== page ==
America failed in training Afghan security forces – Europe might do better

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Fifteen years ago, while serving as Department of Defense civilian coordinator for Afghanistan, I joined Zal Khalilzad, our ambassador there, to witness a training session for the recently reorganized Afghan Army. It was an eye-opener. On the one hand, it was heartening to witness mixed units of Pashtu, Uzbek and Tajik soldiers. On the other hand, it was clear that the trainers faced a daunting challenge; some soldiers could not even keep their helmets on while crawling on the ground under simulated rifle fire.

The trainers we met were not military; they were contractors, most if not all of whom were veterans.

{mosads}A decade and a half later, the Afghan Army still is in dire need of intensive training. It continues to lose ground to the Taliban: it still suffers from an unacceptable level of desertions. And, worst of all, it has lost well more than 10,000 personnel in what seems to be an endless war. The training of Afghanistan’s other security forces, the police, has not produced any better results; tens of thousands of police have been killed as well. Moreover, the numbers of those being killed are accelerating rather than decreasing. 

Lt. Gen. Kenneth McKenzie, director of the Joint Staff and nominee for commander of the U.S. Central Command, told the Senate Armed Services Committee in a Dec. 4 hearing that the Afghan security forces’ casualty levels were “unsustainable.”

The United States still has 14,000 troops in Afghanistan. Although President Trump initially ordered that American force levels be cut in half in the near future, that reduction now appears likely to be considerably lower. Nevertheless, the president is determined ultimately to withdraw the vast majority of American troops from the country; the prospects for the Afghan Army would only worsen as a result of any such decision.

It appears that, while the White House will not immediately cut back on the military’s current mission-set in the country, President Trump still envisages ultimately restricting the role of a truncated American force to counterterrorism missions. There is some speculation that training would be handed over to other countries, most probably forces from European states. There is much to be said for this approach.

One has to wonder why the more than $75 billion that the United States has poured into training the Afghan security forces have not produced a level of performance that would have resulted in reverses for the far more poorly equipped Taliban. That the Taliban operates from bases in Pakistan does not explain its success when it confronts the Afghan security forces in the field. Nor does the fact that many Afghan military and police casualties resulted from Taliban attacks in remote areas of the country; the security forces have sustained losses in all parts of the country.

Put bluntly, American efforts to train a capable Afghan Army have not been a resounding success. Two factors may explain why.

First, Afghan fighters, renowned for their military prowess, operate very differently from western forces. As Winston Churchill pointed out in his account of British operations in Afghanistan, “The Story of Malakand Field Force,” Afghans are most effective as mountain-based guerrilla raiders. Nothing has changed since his book appeared in 1898. The Taliban’s tactics are not significantly different from those of the Afghan insurgents of a century ago. And the Taliban is winning.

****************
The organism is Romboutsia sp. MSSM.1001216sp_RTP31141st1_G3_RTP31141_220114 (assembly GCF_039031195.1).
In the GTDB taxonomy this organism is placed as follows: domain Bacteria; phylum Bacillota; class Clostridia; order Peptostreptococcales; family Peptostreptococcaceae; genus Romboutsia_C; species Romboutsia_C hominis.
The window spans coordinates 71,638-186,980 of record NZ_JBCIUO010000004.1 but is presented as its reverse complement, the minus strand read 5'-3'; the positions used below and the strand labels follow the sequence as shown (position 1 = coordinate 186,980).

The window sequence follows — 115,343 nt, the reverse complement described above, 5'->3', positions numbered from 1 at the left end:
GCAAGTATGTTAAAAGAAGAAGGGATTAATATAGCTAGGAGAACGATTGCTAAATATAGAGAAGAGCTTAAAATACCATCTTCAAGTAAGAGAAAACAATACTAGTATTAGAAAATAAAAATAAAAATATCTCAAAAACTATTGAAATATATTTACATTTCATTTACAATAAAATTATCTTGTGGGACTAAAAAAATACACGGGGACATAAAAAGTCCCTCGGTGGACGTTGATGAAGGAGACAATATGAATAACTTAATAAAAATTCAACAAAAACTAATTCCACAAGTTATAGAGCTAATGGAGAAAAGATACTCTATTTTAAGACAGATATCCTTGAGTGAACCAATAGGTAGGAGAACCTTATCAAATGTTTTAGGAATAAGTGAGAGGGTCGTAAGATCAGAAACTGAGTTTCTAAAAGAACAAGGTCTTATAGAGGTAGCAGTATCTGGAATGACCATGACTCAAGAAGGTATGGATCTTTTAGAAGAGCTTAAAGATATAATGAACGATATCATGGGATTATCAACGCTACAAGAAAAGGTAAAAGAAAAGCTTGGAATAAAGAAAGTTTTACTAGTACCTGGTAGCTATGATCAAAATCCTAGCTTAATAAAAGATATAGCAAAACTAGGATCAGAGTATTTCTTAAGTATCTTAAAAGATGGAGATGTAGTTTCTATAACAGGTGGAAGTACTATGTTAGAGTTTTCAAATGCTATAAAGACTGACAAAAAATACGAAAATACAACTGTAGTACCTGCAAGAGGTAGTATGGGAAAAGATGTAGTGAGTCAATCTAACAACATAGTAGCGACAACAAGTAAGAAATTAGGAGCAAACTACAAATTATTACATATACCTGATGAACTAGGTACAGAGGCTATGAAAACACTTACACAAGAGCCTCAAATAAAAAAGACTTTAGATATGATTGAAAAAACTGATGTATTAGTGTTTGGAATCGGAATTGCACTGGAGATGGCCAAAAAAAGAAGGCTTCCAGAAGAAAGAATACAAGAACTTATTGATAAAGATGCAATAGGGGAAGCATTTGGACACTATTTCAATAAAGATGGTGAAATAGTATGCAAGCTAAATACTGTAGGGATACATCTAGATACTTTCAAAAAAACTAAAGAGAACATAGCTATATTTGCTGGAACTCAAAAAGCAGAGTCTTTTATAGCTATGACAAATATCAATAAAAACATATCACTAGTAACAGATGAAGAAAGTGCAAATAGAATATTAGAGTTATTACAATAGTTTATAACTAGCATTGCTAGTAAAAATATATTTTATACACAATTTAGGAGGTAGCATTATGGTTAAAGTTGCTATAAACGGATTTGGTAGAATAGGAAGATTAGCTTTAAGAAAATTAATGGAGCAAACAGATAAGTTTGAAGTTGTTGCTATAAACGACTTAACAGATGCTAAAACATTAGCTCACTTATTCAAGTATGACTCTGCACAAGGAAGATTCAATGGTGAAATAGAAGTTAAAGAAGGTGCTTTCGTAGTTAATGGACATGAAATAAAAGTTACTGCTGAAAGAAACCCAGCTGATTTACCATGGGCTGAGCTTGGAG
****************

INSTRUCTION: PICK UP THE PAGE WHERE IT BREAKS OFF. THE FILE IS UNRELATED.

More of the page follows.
Second, a significant portion of American training has continued to be undertaken by contractors. Their incentives are not necessarily congruent with Washington’s policy objectives. Contractors are primarily concerned with ensuring a positive bottom line, and with growing their backlog. That calls for extending the highly profitable Afghan training mission for as long as is feasible. Were it not profitable, contractors would not have continued to bid for contract extensions and renewals. But that business strategy runs counter to the objective of speedily transforming the Afghan military into a self-sustaining modern fighting force.

Washington’s primary concern is to prevent Afghanistan from once again becoming a springboard for international terrorism. Maintaining a relatively small cadre of Special Operating Forces, backed by air forces operating from the sprawling Bagram Air Base, should ensure that Afghanistan no longer will be a friendly host for terrorists. Washington also could continue to equip the Afghan security forces, though experience has shown that doing so will not necessarily ensure success in holding back the Taliban.

Training, on the other hand, should no longer be an American mission, either for the military or for contractors. The Europeans may well be more successful in that regard; they could do no worse.

Dov S. Zakheim is a senior adviser at the Center for Strategic and International Studies and vice chairman of the board for the Foreign Policy Research Institute. He was under secretary of Defense (comptroller) and chief financial officer for the Department of Defense from 2001 to 2004 and a deputy under secretary of Defense from 1985 to 1987.

Tags Afghan Armed Forces Afghanistan–United States relations Donald Trump Taliban War in Afghanistan

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